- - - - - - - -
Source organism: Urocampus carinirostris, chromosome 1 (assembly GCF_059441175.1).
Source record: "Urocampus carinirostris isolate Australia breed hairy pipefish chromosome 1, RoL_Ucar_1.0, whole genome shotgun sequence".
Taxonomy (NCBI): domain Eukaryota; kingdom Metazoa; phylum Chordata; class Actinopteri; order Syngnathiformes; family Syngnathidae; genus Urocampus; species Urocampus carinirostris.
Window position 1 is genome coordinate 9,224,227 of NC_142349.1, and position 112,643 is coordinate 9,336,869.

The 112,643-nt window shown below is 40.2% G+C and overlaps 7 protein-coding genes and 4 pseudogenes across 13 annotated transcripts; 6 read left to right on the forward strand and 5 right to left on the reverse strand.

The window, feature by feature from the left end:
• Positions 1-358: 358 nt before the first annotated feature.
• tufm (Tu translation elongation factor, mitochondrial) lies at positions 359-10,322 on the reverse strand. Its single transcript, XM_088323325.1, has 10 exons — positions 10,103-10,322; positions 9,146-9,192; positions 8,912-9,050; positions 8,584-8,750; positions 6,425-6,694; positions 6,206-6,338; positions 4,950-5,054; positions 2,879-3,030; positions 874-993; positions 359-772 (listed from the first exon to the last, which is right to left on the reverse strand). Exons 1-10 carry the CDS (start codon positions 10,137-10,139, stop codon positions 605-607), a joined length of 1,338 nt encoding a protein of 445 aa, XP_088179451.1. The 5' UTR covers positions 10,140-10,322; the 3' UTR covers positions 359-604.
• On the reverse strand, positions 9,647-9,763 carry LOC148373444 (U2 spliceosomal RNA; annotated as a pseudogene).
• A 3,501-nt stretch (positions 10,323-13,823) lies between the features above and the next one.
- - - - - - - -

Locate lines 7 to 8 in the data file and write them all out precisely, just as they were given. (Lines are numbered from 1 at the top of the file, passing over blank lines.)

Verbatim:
• Positions 1-358: 358 nt before the first annotated feature.
• tufm (Tu translation elongation factor, mitochondrial) lies at positions 359-10,322 on the reverse strand. Its single transcript, XM_088323325.1, has 10 exons — positions 10,103-10,322; positions 9,146-9,192; positions 8,912-9,050; positions 8,584-8,750; positions 6,425-6,694; positions 6,206-6,338; positions 4,950-5,054; positions 2,879-3,030; positions 874-993; positions 359-772 (listed from the first exon to the last, which is right to left on the reverse strand). Exons 1-10 carry the CDS (start codon positions 10,137-10,139, stop codon positions 605-607), a joined length of 1,338 nt encoding a protein of 445 aa, XP_088179451.1. The 5' UTR covers positions 10,140-10,322; the 3' UTR covers positions 359-604.